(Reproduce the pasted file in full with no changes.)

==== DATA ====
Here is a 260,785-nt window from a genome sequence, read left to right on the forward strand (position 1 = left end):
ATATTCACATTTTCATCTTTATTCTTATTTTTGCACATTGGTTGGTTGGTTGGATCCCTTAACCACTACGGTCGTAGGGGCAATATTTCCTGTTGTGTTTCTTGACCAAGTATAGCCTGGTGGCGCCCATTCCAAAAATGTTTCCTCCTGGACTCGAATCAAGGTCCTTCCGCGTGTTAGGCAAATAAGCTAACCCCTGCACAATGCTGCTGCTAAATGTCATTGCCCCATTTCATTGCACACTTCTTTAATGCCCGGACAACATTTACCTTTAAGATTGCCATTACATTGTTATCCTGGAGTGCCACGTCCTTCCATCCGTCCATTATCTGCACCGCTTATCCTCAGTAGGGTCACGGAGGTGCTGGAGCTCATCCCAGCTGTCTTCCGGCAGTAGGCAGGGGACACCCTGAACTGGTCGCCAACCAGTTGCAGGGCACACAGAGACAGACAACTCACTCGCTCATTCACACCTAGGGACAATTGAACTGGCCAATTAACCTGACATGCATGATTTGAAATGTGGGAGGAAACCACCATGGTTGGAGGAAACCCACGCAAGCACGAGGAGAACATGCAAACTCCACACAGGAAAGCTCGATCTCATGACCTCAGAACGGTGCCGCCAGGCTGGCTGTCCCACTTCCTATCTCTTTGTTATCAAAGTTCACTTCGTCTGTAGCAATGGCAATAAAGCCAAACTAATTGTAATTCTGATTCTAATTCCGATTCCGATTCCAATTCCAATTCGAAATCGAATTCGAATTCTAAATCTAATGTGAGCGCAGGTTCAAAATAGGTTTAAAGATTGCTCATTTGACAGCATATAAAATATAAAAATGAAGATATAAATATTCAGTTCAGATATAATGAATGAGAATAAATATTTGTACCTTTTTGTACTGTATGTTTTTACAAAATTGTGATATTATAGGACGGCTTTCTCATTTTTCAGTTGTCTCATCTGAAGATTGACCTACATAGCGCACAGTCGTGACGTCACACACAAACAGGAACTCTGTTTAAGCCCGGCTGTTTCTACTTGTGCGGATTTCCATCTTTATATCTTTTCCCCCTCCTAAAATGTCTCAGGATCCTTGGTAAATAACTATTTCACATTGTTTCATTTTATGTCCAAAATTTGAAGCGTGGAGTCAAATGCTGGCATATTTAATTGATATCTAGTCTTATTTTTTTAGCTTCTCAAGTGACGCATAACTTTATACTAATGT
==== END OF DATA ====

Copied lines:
Here is a 260,785-nt window from a genome sequence, read left to right on the forward strand (position 1 = left end):
ATATTCACATTTTCATCTTTATTCTTATTTTTGCACATTGGTTGGTTGGTTGGATCCCTTAACCACTACGGTCGTAGGGGCAATATTTCCTGTTGTGTTTCTTGACCAAGTATAGCCTGGTGGCGCCCATTCCAAAAATGTTTCCTCCTGGACTCGAATCAAGGTCCTTCCGCGTGTTAGGCAAATAAGCTAACCCCTGCACAATGCTGCTGCTAAATGTCATTGCCCCATTTCATTGCACACTTCTTTAATGCCCGGACAACATTTACCTTTAAGATTGCCATTACATTGTTATCCTGGAGTGCCACGTCCTTCCATCCGTCCATTATCTGCACCGCTTATCCTCAGTAGGGTCACGGAGGTGCTGGAGCTCATCCCAGCTGTCTTCCGGCAGTAGGCAGGGGACACCCTGAACTGGTCGCCAACCAGTTGCAGGGCACACAGAGACAGACAACTCACTCGCTCATTCACACCTAGGGACAATTGAACTGGCCAATTAACCTGACATGCATGATTTGAAATGTGGGAGGAAACCACCATGGTTGGAGGAAACCCACGCAAGCACGAGGAGAACATGCAAACTCCACACAGGAAAGCTCGATCTCATGACCTCAGAACGGTGCCGCCAGGCTGGCTGTCCCACTTCCTATCTCTTTGTTATCAAAGTTCACTTCGTCTGTAGCAATGGCAATAAAGCCAAACTAATTGTAATTCTGATTCTAATTCCGATTCCGATTCCAATTCCAATTCGAAATCGAATTCGAATTCTAAATCTAATGTGAGCGCAGGTTCAAAATAGGTTTAAAGATTGCTCATTTGACAGCATATAAAATATAAAAATGAAGATATAAATATTCAGTTCAGATATAATGAATGAGAATAAATATTTGTACCTTTTTGTACTGTATGTTTTTACAAAATTGTGATATTATAGGACGGCTTTCTCATTTTTCAGTTGTCTCATCTGAAGATTGACCTACATAGCGCACAGTCGTGACGTCACACACAAACAGGAACTCTGTTTAAGCCCGGCTGTTTCTACTTGTGCGGATTTCCATCTTTATATCTTTTCCCCCTCCTAAAATGTCTCAGGATCCTTGGTAAATAACTATTTCACATTGTTTCATTTTATGTCCAAAATTTGAAGCGTGGAGTCAAATGCTGGCATATTTAATTGATATCTAGTCTTATTTTTTTAGCTTCTCAAGTGACGCATAACTTTATACTAATGT